Ethiopian Holidays 2014
The various Ethiopian people’s express themselves in rituals, ceremonies and festivals. Besides the individual festivals of the different ethnic groups, we do have national festivals. Some of these are international, like the various Muslim festivals that are observed globally. Others are religion and political oriented.
Almost all of the festivals play an important role in providing the bond of an individual family and the reunion of extended families. Some of the national festivals display the colorful harmony of the various Ethiopian people’s united under a common theme.
Religion playing such an important role in the Ethiopian society, festivals and ceremonies provide many high points in the calendar; only the Ethiopian Orthodox Church celebrates not less than 150 festivities per year.
The various ethnic groups have their own new years and other festivals and ceremonies, some unique to that culture while others are common to many.
The following are the most famous festivals common to most cultures. Nevertheless, although every festival has some features common to all, each ethnic group has its own version.
This is the commemoration of Christ's baptism, which falls on the 19th of January. The Tabot is taken out in the afternoon on the eve of epiphany and stays overnight with the priests and faithful congregation. The following morning the water is blessed and splashed over everyone in a ceremony where the faithful renew their vows to the church. If the body of water is large enough, some people will immerse themselves. Women who have been unable to have children participate in the ritual for fertility. After the ceremony, the Tabot is paraded back to its Church accompanied by much singing and dancing.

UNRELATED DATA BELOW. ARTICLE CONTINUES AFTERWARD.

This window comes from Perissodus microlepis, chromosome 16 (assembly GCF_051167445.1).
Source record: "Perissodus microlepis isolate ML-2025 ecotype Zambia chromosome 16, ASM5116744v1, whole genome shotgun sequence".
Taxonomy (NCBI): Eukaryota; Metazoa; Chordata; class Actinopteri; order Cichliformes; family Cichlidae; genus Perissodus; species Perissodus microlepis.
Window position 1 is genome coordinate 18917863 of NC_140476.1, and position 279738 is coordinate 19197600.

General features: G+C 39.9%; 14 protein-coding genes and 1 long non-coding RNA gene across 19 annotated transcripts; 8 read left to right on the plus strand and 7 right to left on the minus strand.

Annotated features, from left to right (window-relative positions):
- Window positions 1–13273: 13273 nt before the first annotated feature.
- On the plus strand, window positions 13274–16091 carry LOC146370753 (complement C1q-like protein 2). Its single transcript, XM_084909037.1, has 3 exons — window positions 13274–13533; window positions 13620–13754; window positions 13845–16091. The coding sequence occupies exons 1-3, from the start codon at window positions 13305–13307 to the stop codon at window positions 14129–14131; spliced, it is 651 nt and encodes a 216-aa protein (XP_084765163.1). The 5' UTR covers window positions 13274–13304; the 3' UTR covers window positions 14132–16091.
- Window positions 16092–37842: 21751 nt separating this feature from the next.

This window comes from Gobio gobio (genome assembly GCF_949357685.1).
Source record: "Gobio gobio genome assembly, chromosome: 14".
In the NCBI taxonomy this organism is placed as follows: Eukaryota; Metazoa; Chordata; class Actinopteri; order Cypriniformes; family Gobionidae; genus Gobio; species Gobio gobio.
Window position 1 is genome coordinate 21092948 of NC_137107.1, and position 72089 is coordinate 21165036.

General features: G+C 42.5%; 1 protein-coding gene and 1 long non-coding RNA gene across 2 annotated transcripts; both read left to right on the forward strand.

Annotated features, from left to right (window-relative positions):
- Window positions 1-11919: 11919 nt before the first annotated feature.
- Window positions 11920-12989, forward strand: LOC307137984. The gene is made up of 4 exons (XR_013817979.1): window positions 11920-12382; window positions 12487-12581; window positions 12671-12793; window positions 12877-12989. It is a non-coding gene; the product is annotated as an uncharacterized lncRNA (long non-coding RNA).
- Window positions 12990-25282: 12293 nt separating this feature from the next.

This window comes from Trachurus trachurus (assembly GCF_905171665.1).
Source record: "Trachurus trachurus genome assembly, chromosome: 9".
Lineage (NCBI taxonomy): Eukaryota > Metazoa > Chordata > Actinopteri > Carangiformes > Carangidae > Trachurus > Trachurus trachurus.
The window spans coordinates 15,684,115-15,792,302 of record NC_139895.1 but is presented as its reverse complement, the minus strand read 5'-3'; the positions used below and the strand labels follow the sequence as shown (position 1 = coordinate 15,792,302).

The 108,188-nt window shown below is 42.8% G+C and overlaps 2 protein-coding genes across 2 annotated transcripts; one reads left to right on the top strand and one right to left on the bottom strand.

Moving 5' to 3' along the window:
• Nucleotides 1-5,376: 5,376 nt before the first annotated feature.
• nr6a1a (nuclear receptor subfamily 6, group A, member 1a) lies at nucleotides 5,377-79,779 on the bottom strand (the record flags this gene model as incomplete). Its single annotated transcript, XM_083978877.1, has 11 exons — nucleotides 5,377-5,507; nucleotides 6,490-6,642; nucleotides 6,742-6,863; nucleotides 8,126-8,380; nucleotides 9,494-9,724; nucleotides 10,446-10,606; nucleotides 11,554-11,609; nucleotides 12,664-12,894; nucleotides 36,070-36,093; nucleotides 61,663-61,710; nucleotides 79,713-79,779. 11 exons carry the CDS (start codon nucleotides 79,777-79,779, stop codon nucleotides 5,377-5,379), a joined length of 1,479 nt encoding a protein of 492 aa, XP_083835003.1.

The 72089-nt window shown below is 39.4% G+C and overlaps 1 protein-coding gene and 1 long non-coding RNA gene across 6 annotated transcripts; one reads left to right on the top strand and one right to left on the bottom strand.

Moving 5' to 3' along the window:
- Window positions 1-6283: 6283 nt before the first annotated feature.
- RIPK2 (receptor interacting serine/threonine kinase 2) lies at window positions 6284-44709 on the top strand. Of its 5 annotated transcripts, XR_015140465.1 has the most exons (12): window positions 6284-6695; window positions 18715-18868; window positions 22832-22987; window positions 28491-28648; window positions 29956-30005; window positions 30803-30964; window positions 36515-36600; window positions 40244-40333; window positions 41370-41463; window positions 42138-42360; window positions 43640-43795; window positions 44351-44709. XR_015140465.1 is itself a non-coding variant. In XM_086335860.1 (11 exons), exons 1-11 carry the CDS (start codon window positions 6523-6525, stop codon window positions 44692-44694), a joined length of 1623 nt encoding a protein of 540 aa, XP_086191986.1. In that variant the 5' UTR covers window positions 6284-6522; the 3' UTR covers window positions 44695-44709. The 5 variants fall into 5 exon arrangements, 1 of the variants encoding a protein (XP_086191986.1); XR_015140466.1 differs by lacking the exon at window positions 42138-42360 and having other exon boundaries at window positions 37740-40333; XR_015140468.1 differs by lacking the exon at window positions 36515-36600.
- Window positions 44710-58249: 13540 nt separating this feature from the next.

This is a festival that follows a fasting period of 55 days. During this time, no animal product is eaten and the faithful do not eat anything at all until the daily service is finished at around 3:00 P.M.
The fasting period culminates on the last two and half days long fasting ritual.
This is celebrated on the 11th of September. Various Ethiopian peoples have their own new years and respective celebrations.
This is celebrated in memory of the Finding of the True Cross by Empress Eleni. This is as colorful as Timket, however instead of water, the focus of the celebration is a bonfire topped with an image of a cross to which flowers are tied.
Priests in full ceremonial dress bless the bonfire before it is lit. This festival coincides with the mass blooming of the golden Yellow Maskal Daisies, called Adey Ababa in Amharic; symbolically heralding the advent of a new year after the rainy season is over.
This event, falling on the 7th of January, is celebrated seriously by a church service that goes on throughout the night, with people moving from one church to another.
Traditionally, young men play a game called Genna that is similar to the European hockey.
Besides the globally celebrated Muslim Festivals, the Celebration in honor of this Muslim cleric is observed in the shrine among most of the Ethiopian Muslims that come from all over the country.
As the world 'is shrinking' into a village, more and more cultures are finding it necessary to interact with each other.
The misconception, distrust and fear that one culture has about the other, is the single most important problem the world is facing these days. We have to know and respect the way of life of others in order to effectively communicate and work with them.